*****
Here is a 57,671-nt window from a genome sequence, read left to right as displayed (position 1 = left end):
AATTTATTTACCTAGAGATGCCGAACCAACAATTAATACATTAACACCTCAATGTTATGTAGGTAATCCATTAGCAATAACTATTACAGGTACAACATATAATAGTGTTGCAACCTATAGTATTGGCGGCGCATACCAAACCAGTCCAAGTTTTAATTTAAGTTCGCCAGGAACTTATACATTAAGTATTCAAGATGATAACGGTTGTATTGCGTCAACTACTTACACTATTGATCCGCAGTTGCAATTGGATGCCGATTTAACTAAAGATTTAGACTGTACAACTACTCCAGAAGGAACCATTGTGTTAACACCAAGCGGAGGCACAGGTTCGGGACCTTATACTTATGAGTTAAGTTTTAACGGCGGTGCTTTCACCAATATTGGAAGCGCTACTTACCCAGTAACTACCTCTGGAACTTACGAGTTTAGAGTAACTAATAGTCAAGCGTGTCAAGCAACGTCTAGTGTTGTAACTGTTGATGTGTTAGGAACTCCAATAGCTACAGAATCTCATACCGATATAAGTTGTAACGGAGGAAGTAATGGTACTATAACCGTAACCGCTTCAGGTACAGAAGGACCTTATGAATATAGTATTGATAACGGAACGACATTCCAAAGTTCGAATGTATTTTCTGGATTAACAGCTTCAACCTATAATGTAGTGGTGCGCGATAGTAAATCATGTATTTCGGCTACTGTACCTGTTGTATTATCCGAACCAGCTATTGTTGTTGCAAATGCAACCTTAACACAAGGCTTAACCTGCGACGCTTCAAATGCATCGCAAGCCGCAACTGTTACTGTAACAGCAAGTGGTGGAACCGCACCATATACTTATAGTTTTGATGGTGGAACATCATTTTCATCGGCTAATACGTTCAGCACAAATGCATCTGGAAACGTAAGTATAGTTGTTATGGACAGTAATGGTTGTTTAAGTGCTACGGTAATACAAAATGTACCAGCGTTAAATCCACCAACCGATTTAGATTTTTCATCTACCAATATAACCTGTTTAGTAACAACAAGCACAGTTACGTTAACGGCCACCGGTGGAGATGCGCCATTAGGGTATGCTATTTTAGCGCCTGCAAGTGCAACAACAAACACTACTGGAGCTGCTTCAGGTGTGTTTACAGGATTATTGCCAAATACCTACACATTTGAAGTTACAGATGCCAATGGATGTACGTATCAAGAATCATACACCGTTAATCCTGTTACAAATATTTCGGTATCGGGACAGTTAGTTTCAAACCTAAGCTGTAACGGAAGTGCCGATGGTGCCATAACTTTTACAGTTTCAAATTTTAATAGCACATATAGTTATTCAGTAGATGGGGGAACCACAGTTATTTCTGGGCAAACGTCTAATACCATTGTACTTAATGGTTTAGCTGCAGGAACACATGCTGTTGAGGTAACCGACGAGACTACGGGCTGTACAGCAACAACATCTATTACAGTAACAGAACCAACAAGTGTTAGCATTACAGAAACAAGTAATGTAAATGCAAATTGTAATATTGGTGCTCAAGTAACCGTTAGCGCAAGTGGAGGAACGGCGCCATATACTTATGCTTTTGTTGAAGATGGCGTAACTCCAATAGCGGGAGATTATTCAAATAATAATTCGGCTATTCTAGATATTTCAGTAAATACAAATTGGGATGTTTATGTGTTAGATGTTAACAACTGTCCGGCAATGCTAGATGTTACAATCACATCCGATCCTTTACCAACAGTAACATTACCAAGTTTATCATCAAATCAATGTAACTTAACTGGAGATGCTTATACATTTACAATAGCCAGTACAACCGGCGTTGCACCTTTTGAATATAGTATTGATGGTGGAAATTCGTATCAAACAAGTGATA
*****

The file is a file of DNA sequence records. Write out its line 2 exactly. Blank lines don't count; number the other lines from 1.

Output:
AATTTATTTACCTAGAGATGCCGAACCAACAATTAATACATTAACACCTCAATGTTATGTAGGTAATCCATTAGCAATAACTATTACAGGTACAACATATAATAGTGTTGCAACCTATAGTATTGGCGGCGCATACCAAACCAGTCCAAGTTTTAATTTAAGTTCGCCAGGAACTTATACATTAAGTATTCAAGATGATAACGGTTGTATTGCGTCAACTACTTACACTATTGATCCGCAGTTGCAATTGGATGCCGATTTAACTAAAGATTTAGACTGTACAACTACTCCAGAAGGAACCATTGTGTTAACACCAAGCGGAGGCACAGGTTCGGGACCTTATACTTATGAGTTAAGTTTTAACGGCGGTGCTTTCACCAATATTGGAAGCGCTACTTACCCAGTAACTACCTCTGGAACTTACGAGTTTAGAGTAACTAATAGTCAAGCGTGTCAAGCAACGTCTAGTGTTGTAACTGTTGATGTGTTAGGAACTCCAATAGCTACAGAATCTCATACCGATATAAGTTGTAACGGAGGAAGTAATGGTACTATAACCGTAACCGCTTCAGGTACAGAAGGACCTTATGAATATAGTATTGATAACGGAACGACATTCCAAAGTTCGAATGTATTTTCTGGATTAACAGCTTCAACCTATAATGTAGTGGTGCGCGATAGTAAATCATGTATTTCGGCTACTGTACCTGTTGTATTATCCGAACCAGCTATTGTTGTTGCAAATGCAACCTTAACACAAGGCTTAACCTGCGACGCTTCAAATGCATCGCAAGCCGCAACTGTTACTGTAACAGCAAGTGGTGGAACCGCACCATATACTTATAGTTTTGATGGTGGAACATCATTTTCATCGGCTAATACGTTCAGCACAAATGCATCTGGAAACGTAAGTATAGTTGTTATGGACAGTAATGGTTGTTTAAGTGCTACGGTAATACAAAATGTACCAGCGTTAAATCCACCAACCGATTTAGATTTTTCATCTACCAATATAACCTGTTTAGTAACAACAAGCACAGTTACGTTAACGGCCACCGGTGGAGATGCGCCATTAGGGTATGCTATTTTAGCGCCTGCAAGTGCAACAACAAACACTACTGGAGCTGCTTCAGGTGTGTTTACAGGATTATTGCCAAATACCTACACATTTGAAGTTACAGATGCCAATGGATGTACGTATCAAGAATCATACACCGTTAATCCTGTTACAAATATTTCGGTATCGGGACAGTTAGTTTCAAACCTAAGCTGTAACGGAAGTGCCGATGGTGCCATAACTTTTACAGTTTCAAATTTTAATAGCACATATAGTTATTCAGTAGATGGGGGAACCACAGTTATTTCTGGGCAAACGTCTAATACCATTGTACTTAATGGTTTAGCTGCAGGAACACATGCTGTTGAGGTAACCGACGAGACTACGGGCTGTACAGCAACAACATCTATTACAGTAACAGAACCAACAAGTGTTAGCATTACAGAAACAAGTAATGTAAATGCAAATTGTAATATTGGTGCTCAAGTAACCGTTAGCGCAAGTGGAGGAACGGCGCCATATACTTATGCTTTTGTTGAAGATGGCGTAACTCCAATAGCGGGAGATTATTCAAATAATAATTCGGCTATTCTAGATATTTCAGTAAATACAAATTGGGATGTTTATGTGTTAGATGTTAACAACTGTCCGGCAATGCTAGATGTTACAATCACATCCGATCCTTTACCAACAGTAACATTACCAAGTTTATCATCAAATCAATGTAACTTAACTGGAGATGCTTATACATTTACAATAGCCAGTACAACCGGCGTTGCACCTTTTGAATATAGTATTGATGGTGGAAATTCGTATCAAACAAGTGATA